America is fortunate to have a rich portfolio of icons and rituals that help remind us of our past, and connect with each other in the present. As fixed as these things are in our mind, we sometimes forget that these have their own history, have changed in format and usage, and are more tradition than rigid civic dogma.
On June 14, 1777, the Second Continental Congress resolved that the national flag of the United States include thirteen stripes, alternately red and white; with thirteen stars, white in a blue field, “representing a new constellation.” Flag Day is now observed on June 14 of each year. Initially, the specific layout of the flag was up to each flag maker. Francis Hopkinson of New Jersey, a signer of the Declaration of Independence, designed the 1777 flag which became the basis for all subsequent official designs. (There is no documented evidence to the mythology that Betsey Ross made the first flag as requested by George Washington.) On April 4, 1818, Congress determined that a new star would continue to be added when each new state was admitted, but the number of stripes was fixed at 13 to honor the original 13 American colonies.
The song “Yankee Doodle Dandy” was the primary patriotic song during our Revolutionary War. But in 1813, Francis Scott Key wrote a poem commemorating the defense of Ft. McHenry in Baltimore from British bombardment. His brother-in-law used the poem as lyrics to a song by English composer John Stafford Smith. That poem and song became known as “The Star Spangled Banner.” In 1899, the US Navy officially adopted "The Star-Spangled Banner,” and in 1916, President Woodrow Wilson ordered that it be played at military and other appropriate occasions. In 1930, the Veterans of Foreign Wars started a petition to officially recognize the song as the national anthem; five million people signed the petition. In 1931, President Herbert Hoover signed a bill officially adopting "The Star-Spangled Banner" as our national anthem – in spite of concerns about the song’s “singability.”
A Pledge of Allegiance was first composed in 1887 by Civil War veteran George Thatcher Balch, a teacher of patriotism in New York City schools. Balch's pledge was embraced by many schools, by the Daughters of the American Revolution, and by the Grand Army of the Republic. The basis for the Pledge we use today was composed in August 1892 by Francis Bellamy, a Baptist minister and Christian Socialist. Bellamy’s Pledge was first published in the children's magazine The Youth Companion. A Columbus Day event honoring the flag was promoted by James Upham, a marketer for the magazine, and endorsed by the National Education Association. In June 1892, Congress and President Benjamin Harrison decreed that a flag ceremony and the new Pledge be the center of forthcoming October 12 Columbus Day 400th anniversary celebrations in public schools.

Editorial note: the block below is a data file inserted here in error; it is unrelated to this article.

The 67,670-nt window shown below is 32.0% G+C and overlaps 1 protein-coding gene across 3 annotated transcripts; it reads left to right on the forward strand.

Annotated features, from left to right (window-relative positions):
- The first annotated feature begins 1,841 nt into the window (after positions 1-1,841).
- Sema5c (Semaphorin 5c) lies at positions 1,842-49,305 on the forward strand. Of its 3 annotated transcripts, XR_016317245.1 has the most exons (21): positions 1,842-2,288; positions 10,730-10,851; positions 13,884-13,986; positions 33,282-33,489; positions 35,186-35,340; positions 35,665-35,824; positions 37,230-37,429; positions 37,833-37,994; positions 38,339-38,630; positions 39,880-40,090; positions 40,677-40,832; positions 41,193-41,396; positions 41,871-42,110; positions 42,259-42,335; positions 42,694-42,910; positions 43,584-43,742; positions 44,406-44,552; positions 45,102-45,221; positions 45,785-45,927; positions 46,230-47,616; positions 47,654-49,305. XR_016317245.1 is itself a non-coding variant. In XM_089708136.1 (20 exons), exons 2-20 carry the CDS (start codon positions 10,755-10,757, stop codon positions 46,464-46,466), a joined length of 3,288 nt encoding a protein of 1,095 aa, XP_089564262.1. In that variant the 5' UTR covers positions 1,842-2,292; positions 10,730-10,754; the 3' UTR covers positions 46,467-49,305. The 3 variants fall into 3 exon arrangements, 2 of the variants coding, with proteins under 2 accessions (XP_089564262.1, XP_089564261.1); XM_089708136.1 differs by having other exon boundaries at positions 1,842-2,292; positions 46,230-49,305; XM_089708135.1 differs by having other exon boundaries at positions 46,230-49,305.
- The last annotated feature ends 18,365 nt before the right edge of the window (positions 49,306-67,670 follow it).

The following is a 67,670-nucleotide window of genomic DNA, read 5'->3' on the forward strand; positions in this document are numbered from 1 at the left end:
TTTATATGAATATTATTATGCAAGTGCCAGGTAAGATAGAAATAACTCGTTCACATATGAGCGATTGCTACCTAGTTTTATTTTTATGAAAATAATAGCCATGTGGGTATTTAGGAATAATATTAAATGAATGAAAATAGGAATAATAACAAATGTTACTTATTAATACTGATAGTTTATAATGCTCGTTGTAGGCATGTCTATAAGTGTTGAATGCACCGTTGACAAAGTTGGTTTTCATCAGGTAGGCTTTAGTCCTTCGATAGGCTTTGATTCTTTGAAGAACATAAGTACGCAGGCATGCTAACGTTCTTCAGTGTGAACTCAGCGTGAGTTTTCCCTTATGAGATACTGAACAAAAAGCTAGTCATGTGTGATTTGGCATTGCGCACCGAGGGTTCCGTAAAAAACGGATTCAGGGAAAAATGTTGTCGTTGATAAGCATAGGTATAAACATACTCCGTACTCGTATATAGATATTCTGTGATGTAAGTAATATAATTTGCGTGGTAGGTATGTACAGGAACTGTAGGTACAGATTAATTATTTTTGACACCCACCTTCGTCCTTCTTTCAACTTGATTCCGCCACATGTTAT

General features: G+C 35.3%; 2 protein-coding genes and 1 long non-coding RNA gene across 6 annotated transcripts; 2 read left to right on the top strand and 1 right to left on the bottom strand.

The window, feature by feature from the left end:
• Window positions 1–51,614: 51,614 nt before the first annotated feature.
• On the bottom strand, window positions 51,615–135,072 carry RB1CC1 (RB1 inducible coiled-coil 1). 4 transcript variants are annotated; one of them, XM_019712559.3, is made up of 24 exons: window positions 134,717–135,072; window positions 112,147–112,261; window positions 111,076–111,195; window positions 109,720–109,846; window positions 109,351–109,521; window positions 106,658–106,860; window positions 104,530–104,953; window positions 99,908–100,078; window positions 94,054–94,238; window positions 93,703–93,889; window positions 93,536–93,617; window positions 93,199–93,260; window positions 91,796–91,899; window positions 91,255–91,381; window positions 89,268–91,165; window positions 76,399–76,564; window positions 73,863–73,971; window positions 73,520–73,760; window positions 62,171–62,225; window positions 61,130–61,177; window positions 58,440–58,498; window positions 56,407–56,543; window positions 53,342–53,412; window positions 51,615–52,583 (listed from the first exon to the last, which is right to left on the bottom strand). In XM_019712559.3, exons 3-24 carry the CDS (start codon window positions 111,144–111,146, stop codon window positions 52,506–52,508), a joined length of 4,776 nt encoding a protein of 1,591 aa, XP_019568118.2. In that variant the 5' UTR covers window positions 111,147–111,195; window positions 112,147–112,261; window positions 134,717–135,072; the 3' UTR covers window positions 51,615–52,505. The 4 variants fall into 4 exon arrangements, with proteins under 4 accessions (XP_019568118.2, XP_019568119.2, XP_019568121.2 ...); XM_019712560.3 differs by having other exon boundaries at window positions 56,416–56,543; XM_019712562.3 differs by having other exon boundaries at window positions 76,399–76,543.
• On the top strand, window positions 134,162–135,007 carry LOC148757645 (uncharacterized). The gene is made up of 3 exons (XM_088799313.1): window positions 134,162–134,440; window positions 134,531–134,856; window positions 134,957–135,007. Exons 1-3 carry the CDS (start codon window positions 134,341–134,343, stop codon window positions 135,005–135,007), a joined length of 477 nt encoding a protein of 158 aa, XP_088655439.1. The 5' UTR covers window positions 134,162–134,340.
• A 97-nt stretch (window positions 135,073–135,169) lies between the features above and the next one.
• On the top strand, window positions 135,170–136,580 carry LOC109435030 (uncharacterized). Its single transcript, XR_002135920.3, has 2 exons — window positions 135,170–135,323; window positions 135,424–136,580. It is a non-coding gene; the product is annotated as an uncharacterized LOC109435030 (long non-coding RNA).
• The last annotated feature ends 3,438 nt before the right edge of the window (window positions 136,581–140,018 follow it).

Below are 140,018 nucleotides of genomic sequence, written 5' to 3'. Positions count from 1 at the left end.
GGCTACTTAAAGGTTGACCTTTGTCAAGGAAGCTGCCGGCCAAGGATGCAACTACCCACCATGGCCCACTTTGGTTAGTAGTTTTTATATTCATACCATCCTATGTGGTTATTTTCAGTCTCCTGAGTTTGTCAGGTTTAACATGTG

In 1923, a National Flag Conference of 68 organizations came together and created The United States Flag Code that established rules for display and care of the flag. This Code is a U.S. federal law, but the penalty for failure to comply is rarely enforced. That same Conference further called for the universal adoption of a modified Bellamy pledge. Congress officially recognized this Pledge on June 22, 1942 during WW II, but eliminated the “Bellamy salute” form of salute to the Flag. It was too similar to the Hitler salute that had developed in Nazi Germany, so the American salute was change to the current hand-over-the-heart position. The rules for saluting the flag are also codified in the United States Flag Code.
These icons and rituals, and their place in American life, has continually evolved over time. The playing of the “Star Spangled Banner” during the seventh inning stretch of Game One of the 1918 World Series between the Red Sox and Cubs is often cited as the first instance that the anthem was played at a baseball game. The tradition of performing the national anthem before every baseball game began in World War II as part of promoting patriotism for the war effort.